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HomeWorld NewsPark rangers enter the fray in West Africa's battle with militants

Park rangers enter the fray in West Africa’s battle with militants

How far would you go for your job? Would you put your life on the line or avoid conflict? Park Rangers in West Africa have been putting themselves in harm’s way to prevent animal poaching. After approximately one dozen suspected Islamist militants from a neighboring country were spotted riding motorcycles into the W National Park in Northern Benin. The radicals were seen to have been armed with AK-47 assault rifles when the park rangers raced to save the lives of the animals that know W National Park as home.

The park director and two senior park rangers were able to call anti-poaching units to pursue the men from the safety of their operations room at their base. An un-dated park report said they could also disclose to Benins’ forces where to position their troops and deployed an airplane and helicopter belonging to the Park as part of a broader operation to surveil and “neutralize” the target. According to a confidential incident report reviewed by Reuters, the large group of motorcyclists soon fled to Nigeria.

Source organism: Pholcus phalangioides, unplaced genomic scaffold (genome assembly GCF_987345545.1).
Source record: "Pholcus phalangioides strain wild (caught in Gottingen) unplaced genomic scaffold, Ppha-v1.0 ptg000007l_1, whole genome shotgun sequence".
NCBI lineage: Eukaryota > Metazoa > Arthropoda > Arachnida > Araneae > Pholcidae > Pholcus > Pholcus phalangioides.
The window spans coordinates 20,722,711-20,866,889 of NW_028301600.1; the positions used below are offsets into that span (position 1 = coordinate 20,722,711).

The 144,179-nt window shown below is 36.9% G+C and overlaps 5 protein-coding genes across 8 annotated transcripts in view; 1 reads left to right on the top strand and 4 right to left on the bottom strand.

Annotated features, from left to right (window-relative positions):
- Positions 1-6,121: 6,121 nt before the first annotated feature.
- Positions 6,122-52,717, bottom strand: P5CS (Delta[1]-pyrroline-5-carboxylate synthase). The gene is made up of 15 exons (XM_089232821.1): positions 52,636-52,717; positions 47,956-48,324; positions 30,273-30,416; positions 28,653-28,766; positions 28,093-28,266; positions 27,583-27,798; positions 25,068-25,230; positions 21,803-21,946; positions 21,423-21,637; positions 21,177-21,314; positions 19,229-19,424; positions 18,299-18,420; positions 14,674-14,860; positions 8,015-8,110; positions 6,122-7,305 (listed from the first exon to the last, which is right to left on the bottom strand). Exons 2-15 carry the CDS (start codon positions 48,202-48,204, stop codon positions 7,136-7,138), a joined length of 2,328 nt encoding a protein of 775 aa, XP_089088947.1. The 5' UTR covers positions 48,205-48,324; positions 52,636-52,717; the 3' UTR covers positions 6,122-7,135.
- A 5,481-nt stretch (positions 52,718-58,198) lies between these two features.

Defense against poaching gets assessed by the anti-poaching force. The group takes each interaction against poaching, evaluates them, and recommends how to improve further collaboration among rangers, army, and police, including creating a “rapid intervention/commando unit capable of responding to multiple threats and especially those linked to terrorism.”

The governments of Benin and Rwanda have committed funds to their parks. However, African Parks often get funded by the European Union and private organizations and will not charge for their services. The Parks provide equipment and training to rangers who periodically get confronted with highly armed insurgents, militias, and poachers.

When asked about the actions taken out by his team, African Parks’ Chief Operations Officer Charles Wells urged that rangers’ efforts were consistent with the group’s mandate of “ensuring park integrity and countering all threats to it.”

However, when does a Park Ranger’s job get taken over by either the police or the anti-poaching force? Since December, there have been several attacks in northern Benin, including two suspected of having been from al Qaeda-linked militants in February. Four rangers got killed. When addressing the ‘above and beyond’ procedures park rangers have to take on in Africa, Wells concluded, “There might be such a line in a simplistic and ideal world. In reality, this is indeed blurred.”



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